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review 2017-10-31 19:38
So boring.
Living For Change: An Autobiography - Grace Lee Boggs,Ossie Davis

I had never heard of Grace Lee Boggs until her death in 2015 and it sounded like she had a very interesting life based on obituaries. So I've had this book on my to-read list for a while and it seemed like a good time to read up on an activist I knew very little about.


As you can imagine, it's the life and times of Boggs, from her early childhood to how she became involved with various groups, the history she witnessed and the death of her husband. Initially she seems like a real force of a personality but the book quickly goes downhill after the first chapter or so. As other reviews note, unless you're already steeped in the history of the movements and groups Boggs talks about, it was pretty easy to get lost in the wider context. Her train of thought also tended to go off the rails into tangents quite a bit. 


And quite frankly, I just didn't like the author. Initially it seemed like she must have been a real force of a personality in real life but after awhile it got a bit eye-rolly and obnoxious. Unfortunately I just felt the author was a bit full of herself (and perhaps for good reason but at the same time I also have some suspicions that may be completely unfounded) and it just filtered through in the book.


I'll grant that part of it is that I have very little knowledge of Boggs and that someone who is more knowledgeable about her life and times and her circles might enjoy this book a lot better. As for me I'm glad I borrowed it from the library and didn't buy it.

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review 2017-10-27 22:34
Will probably hurt you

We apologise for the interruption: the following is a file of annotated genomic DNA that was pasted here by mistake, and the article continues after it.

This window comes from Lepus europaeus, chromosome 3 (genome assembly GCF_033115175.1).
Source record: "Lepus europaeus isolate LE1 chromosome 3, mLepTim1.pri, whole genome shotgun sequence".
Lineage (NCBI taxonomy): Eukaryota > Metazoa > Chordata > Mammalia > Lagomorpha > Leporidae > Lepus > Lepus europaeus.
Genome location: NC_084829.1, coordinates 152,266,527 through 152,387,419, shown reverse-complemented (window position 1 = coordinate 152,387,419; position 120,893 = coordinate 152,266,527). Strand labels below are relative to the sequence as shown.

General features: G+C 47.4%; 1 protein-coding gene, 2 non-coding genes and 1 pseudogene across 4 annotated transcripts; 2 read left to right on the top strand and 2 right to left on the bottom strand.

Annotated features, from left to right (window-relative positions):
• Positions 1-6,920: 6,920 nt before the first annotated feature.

A Change of Heart - Sonali Dev

God, they were such a mess. No. He was a mess. She was just far too tangled up in his mess.


This was my first Sonali Dev book, so I was new to her style and composition and I think that might have hurt the rating a bit. 

At first I thought this was going to have a scifi/paranormal component but then quickly learned it was going in the more slow burning criminal thriller arena. I would categorize this more as fiction with romance; definitely not your typical romance genre read. 


Our heroine Jess purposely collides with our hero Nic. Nic lost his wife two years ago, she was helping with a police case involving a blackmarket organ transfer business. He was forced to watch while they raped and then murdered her. Jess tells him that she received his wife's heart in a transplant and that she can "hear" his wife telling her to find important evidence for the case. Jess has her own issues with surviving a rape when she was seventeen and the emotional fallout that comes with that. 


The first half is mostly Nic's pain over losing his wife, dealing with her death and how she never told him she was helping with the case, putting her life and her pregnancy in jeopardy. We get insight into why Jess is doing what she is and how Jess and Nic are experiencing some chemistry but are too tied up in their pain to fully acknowledge or know how to act on it. 


Why had he started this? Why couldn't he look away from her eyes? Those eyes. He wanted her to stop, wanted to take back ever wanting to know. But those eyes were so filled with the need to have someone see and not turn away, he couldn't turn away from them.


Even with such a start, the second half of the story I think is even more painful. We get a deeper insight to what Jess has lived through and there was some incredible dialogue and thoughts on how Jess deals with the pain and rape culture. We also get a breakthrough with Nic and Jess allowing themselves to reach out to one another. This was a bit hard for me to fully connect with. Even though Nic has been in pain for two years, as the reader, I'm new to it and even though his healing starts here I had problems transitioning from the pain to new romance; it didn't flow completely smooth for me.